In January 2011, as the Toledo Auto Show kicked off, Brown called on the Chrysler Group to fully utilize the Toledo Assembly Complex by adding a new production line to the facility as part of the company’s planned 2011 expansion. Brown last visited the Toledo Assembly Complex with Vice President Joe Biden in August 2010.
What Automakers Are Saying About Ohio
“Chrysler Group has a long history and significant footprint in Ohio where we directly employ more than 2,500 people at our three manufacturing facilities in the Toledo area, home of the Jeep Wrangler for the last 30 years,” said Scott Garberding, Senior Vice President, Manufacturing/World Class Manufacturing, Chrysler Group LLC. “In addition to our production facilities, the Toledo Machining Plant in Perrysburg Township produces 2.7 million steering columns and torque converters annually supplying all Chrysler Group assembly plants in North America and internationally. Chrysler’s manufacturing presence and that of its associated supply base continues to have a significant economic impact in Ohio and plays an integral role in the future success of this company.”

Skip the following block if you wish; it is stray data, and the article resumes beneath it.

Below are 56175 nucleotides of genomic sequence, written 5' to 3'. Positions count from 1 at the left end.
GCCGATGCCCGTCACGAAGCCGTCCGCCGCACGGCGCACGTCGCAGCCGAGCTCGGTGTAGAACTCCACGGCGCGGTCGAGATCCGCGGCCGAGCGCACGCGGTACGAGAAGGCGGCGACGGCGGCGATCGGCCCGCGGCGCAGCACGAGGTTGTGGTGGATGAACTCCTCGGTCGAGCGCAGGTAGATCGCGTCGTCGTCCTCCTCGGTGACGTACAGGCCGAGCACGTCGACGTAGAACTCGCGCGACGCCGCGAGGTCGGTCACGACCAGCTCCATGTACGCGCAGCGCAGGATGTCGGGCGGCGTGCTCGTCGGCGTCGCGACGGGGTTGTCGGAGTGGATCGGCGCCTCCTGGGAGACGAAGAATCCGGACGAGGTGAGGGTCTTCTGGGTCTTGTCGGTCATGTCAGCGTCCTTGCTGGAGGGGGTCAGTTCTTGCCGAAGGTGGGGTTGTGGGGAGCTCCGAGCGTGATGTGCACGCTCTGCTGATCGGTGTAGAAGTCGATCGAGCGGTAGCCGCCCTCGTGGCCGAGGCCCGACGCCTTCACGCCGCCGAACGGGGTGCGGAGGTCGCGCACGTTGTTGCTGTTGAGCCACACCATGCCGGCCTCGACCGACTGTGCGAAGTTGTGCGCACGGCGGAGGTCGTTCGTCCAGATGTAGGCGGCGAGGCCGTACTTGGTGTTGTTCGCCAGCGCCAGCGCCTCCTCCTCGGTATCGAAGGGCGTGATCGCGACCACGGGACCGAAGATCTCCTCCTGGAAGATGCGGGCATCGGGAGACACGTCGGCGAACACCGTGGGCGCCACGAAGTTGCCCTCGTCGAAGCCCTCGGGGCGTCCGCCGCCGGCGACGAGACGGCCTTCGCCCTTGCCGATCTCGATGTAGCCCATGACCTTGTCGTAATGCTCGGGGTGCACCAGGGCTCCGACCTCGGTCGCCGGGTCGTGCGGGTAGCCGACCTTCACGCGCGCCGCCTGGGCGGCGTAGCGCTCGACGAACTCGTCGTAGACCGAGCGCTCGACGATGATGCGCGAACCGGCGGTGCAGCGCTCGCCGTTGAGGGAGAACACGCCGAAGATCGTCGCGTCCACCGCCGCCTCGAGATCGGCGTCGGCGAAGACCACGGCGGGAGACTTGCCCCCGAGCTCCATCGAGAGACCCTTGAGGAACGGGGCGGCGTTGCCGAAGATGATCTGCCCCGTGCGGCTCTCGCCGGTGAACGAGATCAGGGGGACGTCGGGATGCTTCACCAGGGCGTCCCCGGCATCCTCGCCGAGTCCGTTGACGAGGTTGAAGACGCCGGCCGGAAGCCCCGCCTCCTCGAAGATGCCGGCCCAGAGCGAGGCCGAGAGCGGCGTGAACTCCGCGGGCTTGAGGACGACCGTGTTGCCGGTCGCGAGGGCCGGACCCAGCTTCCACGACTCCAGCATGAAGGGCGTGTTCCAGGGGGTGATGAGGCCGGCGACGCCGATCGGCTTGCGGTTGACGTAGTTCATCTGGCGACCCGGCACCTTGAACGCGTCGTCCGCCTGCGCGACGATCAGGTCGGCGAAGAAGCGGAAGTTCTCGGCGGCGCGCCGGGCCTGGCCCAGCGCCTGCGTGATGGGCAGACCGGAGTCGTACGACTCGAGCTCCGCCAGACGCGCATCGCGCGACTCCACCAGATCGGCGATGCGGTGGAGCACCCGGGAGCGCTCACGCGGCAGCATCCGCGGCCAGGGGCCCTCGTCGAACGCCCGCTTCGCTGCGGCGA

“A strong, resurgent auto industry is an economic force and multiplier to be reckoned with,” said Greg Martin, Director, Policy and Washington Communications for General Motors Corp. “Few other industries create more indirect jobs, investment or the research and development necessary to secure America's, or in this case, Ohio's bright future and global competitive standing.”